Latitude News brings you three must reads about what the world is saying about the U.S. today.
Too little, too late for Syria
With the appointment of John Kerry as Secretary of State, many observers and activists had hoped for a more muscular U.S. approach to ending the brutal reign of Syrian dictator Bashar Assad. And while the U.S. has agreed to give medical supplies and food directly to Syria’s rebels for the first time, Lebanon’s Daily Star reports that many analysts believe the new foreign policy initiative won’t have much of an impact.
“It took seven months to get to the biscuits and Band-Aid,” Salman Shaikh, the director of the Brookings Doha Center, tells the Daily Star.
“I don’t necessarily see things being speeded (sic) up, though you have a new secretary of state who has got a new tone. I don’t think it’s a pathway to arming the opposition at this point in time. I just don’t think President Obama’s convinced of that.”
So far 70,000 Syrians have been killed in the conflict, according to the United Nations, and Assad has recently turned to more desperate measures like using SCUD missiles against the rebels.
Time cover story on Pistorius raises eyebrows in South Africa
South Africans have reacted defensively to a new cover story in Time magazine about the murder trial of the double amputee sprinter Oscar Pistorius.
“The new South Africa has turned out to be no harmonious band of colors,” reporter Alex Perry writes in what was essentially the thesis of his piece. “Behind the latest in intruder deterrents for the elite, or flimsy barriers pulled together from tin sheets and driftwood for the poor, South Africans live apart and, ultimately, alone.”
While Perry has taken a good deal of heat in South Africa, the South African blogger Sarah Britten writes on Thought Leader that nothing in the Time story was particularly controversial; in fact, South Africans say similar things all the time. The problem was that the criticism came from an outsider.
We crave the attention of the world and resent it in equal measure. We want to be loved, and we mourn the loss of the adulation to which we once felt entitled. We are confused and conflicted: that one of our sporting heroes was a big enough star on the world stage to dominate headlines offers us reassurance that we matter, even as we wince from the pain of seeing one of our heroes become a symbol of our collective failings.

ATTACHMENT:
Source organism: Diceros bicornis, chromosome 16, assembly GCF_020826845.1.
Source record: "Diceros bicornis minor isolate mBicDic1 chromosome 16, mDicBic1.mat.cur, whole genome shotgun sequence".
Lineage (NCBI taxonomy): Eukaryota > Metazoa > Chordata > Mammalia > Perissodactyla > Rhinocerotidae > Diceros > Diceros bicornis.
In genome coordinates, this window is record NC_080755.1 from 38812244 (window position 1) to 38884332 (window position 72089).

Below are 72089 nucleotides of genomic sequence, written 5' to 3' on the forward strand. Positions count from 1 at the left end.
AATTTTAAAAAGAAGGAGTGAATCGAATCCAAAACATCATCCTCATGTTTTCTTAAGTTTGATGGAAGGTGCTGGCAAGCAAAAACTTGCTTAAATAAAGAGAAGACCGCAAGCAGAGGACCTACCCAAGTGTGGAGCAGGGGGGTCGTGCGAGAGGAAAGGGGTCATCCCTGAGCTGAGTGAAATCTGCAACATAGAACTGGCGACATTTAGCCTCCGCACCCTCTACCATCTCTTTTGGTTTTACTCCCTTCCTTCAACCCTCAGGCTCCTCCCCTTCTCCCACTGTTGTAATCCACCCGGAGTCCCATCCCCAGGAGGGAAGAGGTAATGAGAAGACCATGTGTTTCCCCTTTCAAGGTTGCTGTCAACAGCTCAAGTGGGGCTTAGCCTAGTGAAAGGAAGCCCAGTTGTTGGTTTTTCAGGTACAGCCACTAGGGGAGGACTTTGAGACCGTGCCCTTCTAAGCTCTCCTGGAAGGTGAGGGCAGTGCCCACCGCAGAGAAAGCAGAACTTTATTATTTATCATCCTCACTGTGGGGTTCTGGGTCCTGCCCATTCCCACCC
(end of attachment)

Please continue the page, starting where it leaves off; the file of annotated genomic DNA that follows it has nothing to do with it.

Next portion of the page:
Ultimately, Perry concludes, South Africans must confront their problems head on, and not let the foreign press drive the narrative.
The sequester is coming…to Canada
As President Obama and congressional leaders get closer to not making a deal, the sequester looms large throughout the U.S. But Canadians are bracing for the cuts too, reports the Canadian Broadcasting Corporation. Canadian companies with U.S. government contracts or who take in revenue from the U.S., and Canadians seeking to cross the border could all be impacted.
If the spending cuts go through, the Department of Homeland Security could cut 5,000 border-patrol agents, while Customs and Border Protection may slash the equivalent of 2,750 inspectors.
“That will undoubtedly have an impact on the approximately $1.6 billion worth of goods and 300,000 or so people crossing the U.S.-Canada border each day,” reports CBC.
“In the longer term,” says Bill Anderson with the University of Windsor’s University Cross-Border Transportation Centre, “I think it’s going to be more of a general impact besides just the border delays, it’s going to have an impact on maybe slowing down the North American economy, which is bad for Canada in general.”
“Inspirational Grandpa” learns English in China
And last but not least, a story to make you smile.
An 89-year-old grandfather in China is gaining media attention for his attempts to learn English. Song Chonglian has been learning the language for 18 years by reading books in English, according to a story in his hometown newspaper, The Qianjiang Evening News. The paper dubbed Song the “Inspiring Grandpa.” He explains that knowing some English makes visiting the U.S., where his son and grandson live, much easier.
“If I can speak English on my own, it will be more convenient for me to hang out. My son and grandson will feel more comfortable with me too,” Song says. He added that elderly people who learn a new language also reduce their risk for Alzheimer’s.
The reaction on Weibo, China’s version of Twitter, has been positive. “As a young man, I feel ashamed of myself. I have never passed an English exam!” one user wrote. Another added, “Live and learn, role model!”